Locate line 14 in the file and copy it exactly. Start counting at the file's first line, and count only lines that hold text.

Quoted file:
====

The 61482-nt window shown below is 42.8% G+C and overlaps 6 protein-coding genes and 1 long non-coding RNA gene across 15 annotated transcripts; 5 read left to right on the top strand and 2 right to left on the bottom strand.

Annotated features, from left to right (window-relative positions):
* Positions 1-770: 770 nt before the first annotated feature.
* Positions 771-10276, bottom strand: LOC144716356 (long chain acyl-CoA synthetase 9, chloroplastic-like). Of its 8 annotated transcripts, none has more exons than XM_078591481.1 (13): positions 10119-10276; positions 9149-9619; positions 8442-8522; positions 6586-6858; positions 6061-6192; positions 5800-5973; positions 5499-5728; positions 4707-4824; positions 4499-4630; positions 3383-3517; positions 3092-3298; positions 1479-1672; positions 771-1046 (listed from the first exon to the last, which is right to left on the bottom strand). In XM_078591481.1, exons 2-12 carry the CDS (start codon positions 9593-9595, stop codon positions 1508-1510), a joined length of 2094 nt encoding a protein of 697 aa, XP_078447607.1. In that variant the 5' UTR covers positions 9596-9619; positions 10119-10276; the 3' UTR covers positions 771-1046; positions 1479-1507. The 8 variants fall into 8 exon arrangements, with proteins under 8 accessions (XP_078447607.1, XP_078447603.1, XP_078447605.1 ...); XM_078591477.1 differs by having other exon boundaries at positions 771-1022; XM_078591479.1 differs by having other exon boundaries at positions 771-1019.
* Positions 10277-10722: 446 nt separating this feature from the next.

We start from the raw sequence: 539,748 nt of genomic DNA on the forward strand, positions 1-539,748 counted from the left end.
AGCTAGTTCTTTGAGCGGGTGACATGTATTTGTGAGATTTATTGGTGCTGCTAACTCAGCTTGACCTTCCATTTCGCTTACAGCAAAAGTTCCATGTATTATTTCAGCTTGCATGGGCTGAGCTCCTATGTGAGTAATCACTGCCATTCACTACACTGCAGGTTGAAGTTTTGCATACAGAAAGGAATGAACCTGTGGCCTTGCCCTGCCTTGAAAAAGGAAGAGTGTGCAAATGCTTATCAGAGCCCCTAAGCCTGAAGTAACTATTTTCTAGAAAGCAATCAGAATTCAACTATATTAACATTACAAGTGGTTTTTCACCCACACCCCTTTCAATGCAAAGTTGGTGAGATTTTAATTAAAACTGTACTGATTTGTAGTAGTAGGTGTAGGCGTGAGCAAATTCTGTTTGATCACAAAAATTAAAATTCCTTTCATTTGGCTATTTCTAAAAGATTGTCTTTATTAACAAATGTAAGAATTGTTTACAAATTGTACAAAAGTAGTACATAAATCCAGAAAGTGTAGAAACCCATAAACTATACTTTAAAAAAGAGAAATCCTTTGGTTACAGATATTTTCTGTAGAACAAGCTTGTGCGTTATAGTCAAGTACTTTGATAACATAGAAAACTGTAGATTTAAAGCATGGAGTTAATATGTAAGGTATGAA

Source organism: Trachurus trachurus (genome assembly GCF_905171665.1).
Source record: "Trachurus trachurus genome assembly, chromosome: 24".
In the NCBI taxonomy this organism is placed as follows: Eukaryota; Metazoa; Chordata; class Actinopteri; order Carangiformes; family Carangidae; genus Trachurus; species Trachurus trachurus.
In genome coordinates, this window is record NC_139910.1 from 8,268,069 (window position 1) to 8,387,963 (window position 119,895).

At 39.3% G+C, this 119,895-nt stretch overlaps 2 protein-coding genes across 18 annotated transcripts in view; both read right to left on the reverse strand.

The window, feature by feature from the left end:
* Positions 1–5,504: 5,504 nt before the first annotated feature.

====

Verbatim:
* Positions 1–5,504: 5,504 nt before the first annotated feature.